After a couple of years of listening to people moan about how terrible The Twilight Saga was, I caved last year and borrowed my sister’s copy of the first novel. I read it within 24 hours, ostensibly to that nobody needed to see me reading it in public. I was interested in why it was so popular, when people said the writing was so bad.
So, I read it cover-to-cover in a very short space of time, and yes, it’s full of cliché and awkward sentences, the protagonist is irritatingly self-obsessed, completely stupid, moany and selfish… and most of the criticism you’ve heard about the books is probably true.
BUT… I read the second book. And then I watched the first two films. And I read the online pdf of Midnight Sun. And, next time I go home, I will probably borrow the third book from my sister. And I know exactly why.
Stephanie Meyer has demonstrated a couple of things to me. One is that a fantastic idea sometimes trumps excellent writing. Another is that people absolutely relish a story of forbidden love. As an example, here is a little summary of why I enjoyed the first two books:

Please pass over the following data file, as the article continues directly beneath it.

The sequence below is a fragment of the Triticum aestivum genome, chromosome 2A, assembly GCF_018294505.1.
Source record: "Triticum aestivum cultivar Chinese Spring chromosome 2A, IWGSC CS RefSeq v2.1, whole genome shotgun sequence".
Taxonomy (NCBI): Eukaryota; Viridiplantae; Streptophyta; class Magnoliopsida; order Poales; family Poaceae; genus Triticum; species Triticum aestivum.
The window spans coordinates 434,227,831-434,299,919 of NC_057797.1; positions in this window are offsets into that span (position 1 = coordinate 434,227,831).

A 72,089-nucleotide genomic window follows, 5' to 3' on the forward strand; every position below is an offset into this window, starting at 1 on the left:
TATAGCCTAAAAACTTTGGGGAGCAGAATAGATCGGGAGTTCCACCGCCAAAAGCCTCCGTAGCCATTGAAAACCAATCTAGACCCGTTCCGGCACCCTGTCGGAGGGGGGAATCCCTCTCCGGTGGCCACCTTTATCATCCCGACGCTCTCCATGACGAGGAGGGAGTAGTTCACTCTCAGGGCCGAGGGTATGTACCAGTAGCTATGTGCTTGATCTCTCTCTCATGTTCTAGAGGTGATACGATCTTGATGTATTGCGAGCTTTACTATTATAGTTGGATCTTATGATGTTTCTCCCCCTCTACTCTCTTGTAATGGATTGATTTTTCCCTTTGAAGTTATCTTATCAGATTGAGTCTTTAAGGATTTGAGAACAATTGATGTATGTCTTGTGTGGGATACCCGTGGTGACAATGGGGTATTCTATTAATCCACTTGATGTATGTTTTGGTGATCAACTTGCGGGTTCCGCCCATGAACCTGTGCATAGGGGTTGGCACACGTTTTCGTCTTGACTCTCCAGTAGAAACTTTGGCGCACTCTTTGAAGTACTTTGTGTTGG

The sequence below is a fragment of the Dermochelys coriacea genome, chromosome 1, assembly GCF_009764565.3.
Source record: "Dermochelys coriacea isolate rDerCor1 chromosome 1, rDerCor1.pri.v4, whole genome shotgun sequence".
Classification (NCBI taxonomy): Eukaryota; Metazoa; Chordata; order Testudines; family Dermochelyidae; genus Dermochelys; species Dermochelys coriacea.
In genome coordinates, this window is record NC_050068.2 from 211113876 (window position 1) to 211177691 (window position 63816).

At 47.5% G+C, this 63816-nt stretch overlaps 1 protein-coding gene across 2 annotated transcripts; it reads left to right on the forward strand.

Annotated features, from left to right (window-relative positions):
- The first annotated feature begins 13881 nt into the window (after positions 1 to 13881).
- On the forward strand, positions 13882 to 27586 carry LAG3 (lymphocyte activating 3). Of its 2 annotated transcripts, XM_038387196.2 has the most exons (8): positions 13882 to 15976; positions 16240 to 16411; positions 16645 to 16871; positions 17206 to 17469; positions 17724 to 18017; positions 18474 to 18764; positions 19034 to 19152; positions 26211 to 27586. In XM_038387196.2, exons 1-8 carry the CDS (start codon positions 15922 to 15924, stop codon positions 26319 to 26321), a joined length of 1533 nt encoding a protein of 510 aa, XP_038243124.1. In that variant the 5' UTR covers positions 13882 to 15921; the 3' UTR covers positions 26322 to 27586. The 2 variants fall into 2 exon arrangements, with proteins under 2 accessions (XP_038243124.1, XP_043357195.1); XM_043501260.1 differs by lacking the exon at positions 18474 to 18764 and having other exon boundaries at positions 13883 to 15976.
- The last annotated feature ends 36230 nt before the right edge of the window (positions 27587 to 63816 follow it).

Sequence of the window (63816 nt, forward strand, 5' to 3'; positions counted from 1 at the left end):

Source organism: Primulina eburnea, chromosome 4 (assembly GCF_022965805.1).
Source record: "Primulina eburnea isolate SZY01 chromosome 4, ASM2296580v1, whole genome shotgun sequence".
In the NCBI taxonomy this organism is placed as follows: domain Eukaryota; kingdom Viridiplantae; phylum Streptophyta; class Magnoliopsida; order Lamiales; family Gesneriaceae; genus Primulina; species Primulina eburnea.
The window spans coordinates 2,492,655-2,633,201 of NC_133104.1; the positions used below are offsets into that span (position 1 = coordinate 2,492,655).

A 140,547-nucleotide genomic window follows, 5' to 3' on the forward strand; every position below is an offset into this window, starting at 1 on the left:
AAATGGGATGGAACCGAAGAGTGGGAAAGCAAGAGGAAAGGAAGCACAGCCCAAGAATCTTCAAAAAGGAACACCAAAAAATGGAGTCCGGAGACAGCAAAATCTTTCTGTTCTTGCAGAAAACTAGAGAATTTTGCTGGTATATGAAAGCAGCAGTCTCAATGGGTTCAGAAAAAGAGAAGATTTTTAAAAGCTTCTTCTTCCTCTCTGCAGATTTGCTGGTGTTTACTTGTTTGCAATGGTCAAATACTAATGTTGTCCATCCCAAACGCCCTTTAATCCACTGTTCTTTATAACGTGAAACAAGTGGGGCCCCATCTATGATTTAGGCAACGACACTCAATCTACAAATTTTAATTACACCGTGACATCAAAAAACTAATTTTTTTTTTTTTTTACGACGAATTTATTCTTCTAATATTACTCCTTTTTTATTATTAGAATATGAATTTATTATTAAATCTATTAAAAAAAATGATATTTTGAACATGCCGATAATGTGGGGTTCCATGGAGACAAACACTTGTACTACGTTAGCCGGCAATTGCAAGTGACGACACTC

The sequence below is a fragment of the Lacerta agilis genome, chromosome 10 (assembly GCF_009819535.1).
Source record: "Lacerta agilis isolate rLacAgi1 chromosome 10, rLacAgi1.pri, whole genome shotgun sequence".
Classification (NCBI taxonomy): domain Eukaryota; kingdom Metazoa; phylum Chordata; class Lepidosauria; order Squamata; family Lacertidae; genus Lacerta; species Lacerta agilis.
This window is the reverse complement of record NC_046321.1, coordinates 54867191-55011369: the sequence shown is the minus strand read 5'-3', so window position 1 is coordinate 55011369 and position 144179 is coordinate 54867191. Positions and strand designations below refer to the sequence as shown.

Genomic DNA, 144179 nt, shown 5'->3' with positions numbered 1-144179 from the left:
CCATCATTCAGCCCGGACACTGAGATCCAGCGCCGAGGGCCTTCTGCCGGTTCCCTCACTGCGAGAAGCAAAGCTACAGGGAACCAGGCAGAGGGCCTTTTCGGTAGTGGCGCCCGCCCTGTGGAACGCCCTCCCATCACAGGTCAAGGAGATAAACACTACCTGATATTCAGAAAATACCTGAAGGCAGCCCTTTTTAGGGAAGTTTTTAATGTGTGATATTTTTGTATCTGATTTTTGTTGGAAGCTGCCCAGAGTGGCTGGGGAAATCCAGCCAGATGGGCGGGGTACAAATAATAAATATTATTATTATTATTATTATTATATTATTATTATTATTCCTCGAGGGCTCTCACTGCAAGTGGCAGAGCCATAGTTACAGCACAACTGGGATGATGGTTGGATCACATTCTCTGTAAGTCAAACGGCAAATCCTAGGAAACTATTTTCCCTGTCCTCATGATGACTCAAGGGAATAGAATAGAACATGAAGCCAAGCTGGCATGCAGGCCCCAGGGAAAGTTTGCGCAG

Bella and Edward love each other but aren’t able to act upon it (unrequited love – tick, unresolved sexual tension – triple tick). When they’re finally able to start a relationship, things happen which get in the way (barriers to love – tick). Edward spends a lot of time trying to resist temptation, and eventually abandons Bella, so they’re both unhappy (more unrequited love). Jacob comes along (yet more unrequited love, AND a liberal dash of will-they-won’t-they). At the same time as all this is happening, Bella keeps getting herself into stupid situations, and Edward has to come and rescue her (damsel in distress, heroic Byronic hero unashamedly inspired by Mr Darcy).
I mean… come on! Meyer’s a genius. If I want something mindless, romantic and comforting to read or watch, I would probably consider The Twilight Saga. She’s cornered the market on modern romance novels by putting everything we could possibly dream of into the books.
And although people are still criticising the books (often rightfully), there is a slow trickle of articles heading the other way. An article in the Guardian today suggests that some of the criticism of the novels is unfounded, and one of my favourite writing websites, The Blood-Red Pencil, has a blog post about how we can learn from techniques in Meyer’s writing, and which says everything I’ve tried to say here a little bit clearer.